User experience design is an extremely vast, multidisciplinary and fascinating field. It shapes the products and services we use on a daily basis, and can make or break the success of a business or brand.
A career in UX design is fast-paced and challenging, requiring a highly diverse skillset. If you want to break into this field, there’s plenty to learn!
User experience (UX) refers to any interaction a user has with a product or service. UX design considers each and every element that shapes this experience, how it makes the user feel, and how easy it is for the user to accomplish their desired tasks. This could be anything from how a physical product feels in your hand, to how straightforward the checkout process is when buying something online. The goal of UX design is to create easy, efficient, relevant and all-round pleasant experiences for the user.
“User experience encompasses all aspects of the end-user’s interaction with the company, its services, and its products.”
— Don Norman, Cognitive Scientist & User Experience Architect
UX designers combine market research, product development, strategy and design to create seamless user experiences for products, services and processes. They build a bridge to the customer, helping the company to better understand — and fulfil — their needs and expectations.
The Difference Between UX And UI Design
When talking about UX, the term user interface (UI) design will inevitably crop up. However, it’s important to recognize that, despite often being used interchangeably, UX and UI are two different things.
“UX is focused on the user’s journey to solve a problem; UI is focused on how a product’s surfaces look and function.”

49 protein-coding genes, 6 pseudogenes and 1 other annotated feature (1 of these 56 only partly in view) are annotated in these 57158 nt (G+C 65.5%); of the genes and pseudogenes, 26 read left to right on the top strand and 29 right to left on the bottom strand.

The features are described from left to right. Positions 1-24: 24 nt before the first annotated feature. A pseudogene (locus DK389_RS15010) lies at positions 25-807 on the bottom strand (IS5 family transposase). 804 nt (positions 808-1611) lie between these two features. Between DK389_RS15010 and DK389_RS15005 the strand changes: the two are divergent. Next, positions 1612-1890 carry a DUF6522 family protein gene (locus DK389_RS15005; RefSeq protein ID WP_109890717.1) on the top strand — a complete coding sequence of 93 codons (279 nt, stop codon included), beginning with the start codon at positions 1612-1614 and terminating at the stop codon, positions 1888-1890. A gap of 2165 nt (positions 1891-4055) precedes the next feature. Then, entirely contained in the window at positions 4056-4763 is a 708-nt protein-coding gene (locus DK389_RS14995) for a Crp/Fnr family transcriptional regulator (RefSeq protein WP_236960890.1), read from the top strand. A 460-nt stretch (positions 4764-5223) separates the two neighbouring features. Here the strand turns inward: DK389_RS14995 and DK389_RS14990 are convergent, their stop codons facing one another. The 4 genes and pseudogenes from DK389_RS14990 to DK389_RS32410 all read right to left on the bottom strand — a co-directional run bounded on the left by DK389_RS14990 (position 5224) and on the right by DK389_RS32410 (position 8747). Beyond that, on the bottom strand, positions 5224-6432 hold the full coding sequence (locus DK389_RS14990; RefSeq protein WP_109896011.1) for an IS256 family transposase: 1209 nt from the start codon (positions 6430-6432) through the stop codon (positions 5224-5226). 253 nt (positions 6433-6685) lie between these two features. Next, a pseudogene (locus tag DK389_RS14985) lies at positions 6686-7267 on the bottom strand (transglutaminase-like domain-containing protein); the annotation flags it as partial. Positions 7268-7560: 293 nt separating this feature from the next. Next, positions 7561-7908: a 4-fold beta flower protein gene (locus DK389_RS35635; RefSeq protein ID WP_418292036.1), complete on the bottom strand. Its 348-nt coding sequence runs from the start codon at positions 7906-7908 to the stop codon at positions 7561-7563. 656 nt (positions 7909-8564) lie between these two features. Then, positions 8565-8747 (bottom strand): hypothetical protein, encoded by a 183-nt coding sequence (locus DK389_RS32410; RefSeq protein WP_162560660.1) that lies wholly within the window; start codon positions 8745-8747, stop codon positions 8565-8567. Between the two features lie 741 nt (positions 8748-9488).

— Ken Norton, Partner at Google Ventures, Ex-Product Manager at Google
User interface design is not the same as UX. UI refers to the actual interface of a product; the visual design of the screens a user navigates through when using a mobile app, or the buttons they click when browsing a website. UI design is concerned with all the visual and interactive elements of a product interface, covering everything from typography and color palettes to animations and navigational touch points (such as buttons and scrollbars). You can read more about the work of UI designers here.
UX and UI go hand-in-hand, and the design of the product interface has a huge impact on the overall user experience. Learn more about the difference between UX and UI design in this guide.
UX design is everywhere: the layout of a supermarket, the ergonomics of a vehicle, the usability of a mobile app. While the term “user experience” was first coined by Don Norman in the 90s, the concept of UX has been around for much longer.
To understand the principles of UX design, it helps to explore the history behind it.